The Trust’s director of external affairs Jane Tully reflects on the Wyman Review of debt advice funding.
After an eventful 2017, it is already clear that 2018 will prove to be a truly pivotal year for the future of debt advice.
The Bill creating the new Single Financial Guidance Body (SFGB) is completing its passage through Parliament, the Treasury is forming its plans for breathing space and the Money Advice Service (MAS) are implementing their commissioning strategy.
Added to this, we now have the recommendations from Peter Wyman’s Independent Review of the Funding of Debt Advice to chew over. The review explores the Government’s support offer for people in financial difficulty, covering long-standing questions including ‘who’ should pay for advice and ‘how’ free-to client advice should be funded.
While not everyone might agree with its contents – and it goes far wider than just these two questions – it has certainly given us lots of food for thought. Here’s a quick round up, and some early thoughts…
The focus on efficiency is right…
Wyman will undoubtedly find wide agreement on the current imbalance of supply, demand and need for advice – something those of us close to service delivery are all too familiar with. Working with London Economics to review the macro and micro economic and advice trends, he concludes that overall the amount of free advice available needs to increase by 50% – to a further 1.65m people, over the next two years – and possibly by more, depending on external economic variables. To get there, he proposes more funding through the levy (an additional £10m a year for each of the next two years), alongside efficiencies through channel shift, reductions in duplication, improved use of technology and collaboration. So far, so good.
…but the ‘channel shift’ references are muddled…
The review proposes that proportionately more people would be helped via ‘lower cost channels’ – phone (15% of face-to-face demand would be ‘shifted’ to phone) and online (20% of telephone demand would be ‘shifted’ to online). This is supported by evidence from MAS’s annual survey of the over-indebted population, which suggests that 77% of those whose first choice of channel is face-to-face would use another channel (and 91% for phone and 79% for online). Of course, this doesn’t necessarily mean that these delivery channels are right for these client’s debt circumstances – it simply gives an indication of the scope for change based on people’s own channel preferences.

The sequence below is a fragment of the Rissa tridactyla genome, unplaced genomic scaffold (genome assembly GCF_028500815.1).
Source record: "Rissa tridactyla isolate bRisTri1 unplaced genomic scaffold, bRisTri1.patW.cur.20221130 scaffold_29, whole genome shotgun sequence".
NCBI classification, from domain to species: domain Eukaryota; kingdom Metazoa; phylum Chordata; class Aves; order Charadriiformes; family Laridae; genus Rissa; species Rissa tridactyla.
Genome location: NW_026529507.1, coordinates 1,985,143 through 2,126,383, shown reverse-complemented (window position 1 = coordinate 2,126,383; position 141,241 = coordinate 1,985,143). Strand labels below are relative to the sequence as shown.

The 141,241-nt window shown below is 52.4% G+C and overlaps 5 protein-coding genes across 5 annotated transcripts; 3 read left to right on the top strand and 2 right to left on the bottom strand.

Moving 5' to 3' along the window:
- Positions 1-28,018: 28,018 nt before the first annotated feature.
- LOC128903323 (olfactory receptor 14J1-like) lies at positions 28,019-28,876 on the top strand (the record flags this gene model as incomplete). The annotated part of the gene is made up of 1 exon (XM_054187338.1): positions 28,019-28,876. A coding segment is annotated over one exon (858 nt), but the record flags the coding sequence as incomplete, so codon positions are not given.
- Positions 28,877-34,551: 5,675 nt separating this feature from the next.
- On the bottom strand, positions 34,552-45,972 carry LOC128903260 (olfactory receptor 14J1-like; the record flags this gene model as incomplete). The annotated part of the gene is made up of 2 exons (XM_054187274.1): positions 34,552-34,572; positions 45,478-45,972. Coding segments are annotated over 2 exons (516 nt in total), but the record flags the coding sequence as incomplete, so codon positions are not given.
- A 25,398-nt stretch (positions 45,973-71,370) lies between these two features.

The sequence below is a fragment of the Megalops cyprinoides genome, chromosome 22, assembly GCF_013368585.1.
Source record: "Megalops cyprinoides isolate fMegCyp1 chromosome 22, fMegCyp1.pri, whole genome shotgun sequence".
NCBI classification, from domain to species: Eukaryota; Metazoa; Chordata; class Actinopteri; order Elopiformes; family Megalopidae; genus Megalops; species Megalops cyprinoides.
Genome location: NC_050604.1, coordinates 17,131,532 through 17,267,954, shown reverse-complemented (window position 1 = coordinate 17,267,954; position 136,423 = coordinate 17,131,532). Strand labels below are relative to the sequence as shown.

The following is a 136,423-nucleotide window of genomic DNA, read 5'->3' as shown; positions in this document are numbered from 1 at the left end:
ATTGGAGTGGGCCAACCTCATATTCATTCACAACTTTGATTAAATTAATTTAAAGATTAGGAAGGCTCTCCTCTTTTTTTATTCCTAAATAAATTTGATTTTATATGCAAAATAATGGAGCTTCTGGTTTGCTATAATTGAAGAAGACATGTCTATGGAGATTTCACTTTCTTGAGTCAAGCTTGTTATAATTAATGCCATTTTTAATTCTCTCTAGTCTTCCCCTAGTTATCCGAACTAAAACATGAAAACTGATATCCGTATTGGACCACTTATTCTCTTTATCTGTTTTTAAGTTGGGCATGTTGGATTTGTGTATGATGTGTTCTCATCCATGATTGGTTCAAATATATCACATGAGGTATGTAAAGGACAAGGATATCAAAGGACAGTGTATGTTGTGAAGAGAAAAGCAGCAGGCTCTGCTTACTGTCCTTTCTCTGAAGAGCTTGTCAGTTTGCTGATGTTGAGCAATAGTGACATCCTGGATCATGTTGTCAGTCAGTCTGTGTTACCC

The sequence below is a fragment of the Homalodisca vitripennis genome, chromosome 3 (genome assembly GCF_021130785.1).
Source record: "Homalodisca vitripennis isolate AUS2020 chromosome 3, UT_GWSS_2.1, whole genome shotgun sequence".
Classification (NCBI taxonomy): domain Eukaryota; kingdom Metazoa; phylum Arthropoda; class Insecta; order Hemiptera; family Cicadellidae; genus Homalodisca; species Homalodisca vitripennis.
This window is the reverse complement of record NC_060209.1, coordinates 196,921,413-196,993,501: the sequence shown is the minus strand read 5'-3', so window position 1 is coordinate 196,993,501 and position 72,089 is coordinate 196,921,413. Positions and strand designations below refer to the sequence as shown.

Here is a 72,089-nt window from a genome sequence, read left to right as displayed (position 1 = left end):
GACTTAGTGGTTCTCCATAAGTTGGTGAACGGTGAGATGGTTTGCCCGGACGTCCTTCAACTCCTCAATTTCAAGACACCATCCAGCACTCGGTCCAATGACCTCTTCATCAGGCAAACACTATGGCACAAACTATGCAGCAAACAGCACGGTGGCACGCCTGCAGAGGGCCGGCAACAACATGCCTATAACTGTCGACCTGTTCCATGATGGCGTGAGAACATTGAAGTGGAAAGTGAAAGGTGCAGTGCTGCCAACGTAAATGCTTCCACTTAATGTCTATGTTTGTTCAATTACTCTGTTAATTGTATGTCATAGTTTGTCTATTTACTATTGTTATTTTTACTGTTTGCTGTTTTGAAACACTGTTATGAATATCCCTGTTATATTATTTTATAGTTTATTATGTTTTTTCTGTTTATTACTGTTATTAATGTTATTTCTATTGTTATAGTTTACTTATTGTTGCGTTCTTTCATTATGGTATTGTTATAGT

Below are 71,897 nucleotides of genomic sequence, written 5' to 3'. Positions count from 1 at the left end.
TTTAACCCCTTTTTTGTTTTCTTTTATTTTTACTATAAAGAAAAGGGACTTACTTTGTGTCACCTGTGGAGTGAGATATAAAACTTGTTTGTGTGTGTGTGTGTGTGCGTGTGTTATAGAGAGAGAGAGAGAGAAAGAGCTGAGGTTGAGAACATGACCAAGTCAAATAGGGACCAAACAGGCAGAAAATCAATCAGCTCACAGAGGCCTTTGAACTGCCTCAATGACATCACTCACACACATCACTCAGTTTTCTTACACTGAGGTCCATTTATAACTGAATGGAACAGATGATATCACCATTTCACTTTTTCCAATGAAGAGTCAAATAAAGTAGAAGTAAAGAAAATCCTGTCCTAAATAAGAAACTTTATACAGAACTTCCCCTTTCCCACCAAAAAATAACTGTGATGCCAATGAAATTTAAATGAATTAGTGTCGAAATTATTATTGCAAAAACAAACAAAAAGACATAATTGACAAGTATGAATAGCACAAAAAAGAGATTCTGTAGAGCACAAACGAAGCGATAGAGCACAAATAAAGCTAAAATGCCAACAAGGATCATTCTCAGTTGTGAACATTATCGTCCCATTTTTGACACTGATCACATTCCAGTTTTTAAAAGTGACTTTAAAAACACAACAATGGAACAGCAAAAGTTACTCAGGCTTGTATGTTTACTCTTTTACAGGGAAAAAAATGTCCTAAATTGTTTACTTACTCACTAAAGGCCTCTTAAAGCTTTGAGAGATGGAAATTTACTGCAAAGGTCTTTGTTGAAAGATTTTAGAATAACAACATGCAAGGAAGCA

I am in no doubt that we can help more people this way, although I would argue it would be through ‘multi-channel’ approaches rather than the more dated notion of simple ‘channel shift’ – for example, by encouraging more people to do an online budget in advance of a call or session, pre-populating income and expenditure (I&E) online, using digital for follow-up etc). At the same time, I am hugely conscious that as we see more and more vulnerable clients, and people with priority debts and deficit budgets, intensive case-work type support, either by phone or face-to-face will continue to be essential – and expensive).
The proposed (small) increase in funding for face-to-face advice will be welcome here – but given wider cuts to face-to-face advice, whether this increase is sufficient to satisfy the SFGB’s statutory duty to focus on those most in need and people who are vulnerable remains to be seen.
The actual targets are unhelpful
A key message coming from the report is that free-to-client providers should commit to a 20% efficiency saving. The principle and challenge of working smarter is quite right, but the devil will be in the application. Does this apply to all channels and models of advice? And surely some will be further ahead (or behind) on an efficiency journey – making those savings harder (or easier) to come by from their current starting point. Or is it something we commit to achieving collaboratively, and using technology (where I believe there are much greater opportunities)?
My main concern is the tendency for decision makers (and here I mean those further away from direct commissioning) to adopt single numbers and reductive messages like these, and apply them without regard to circumstances (such as channel/model of advice/pace of change/other demands such as quality/level of vulnerability).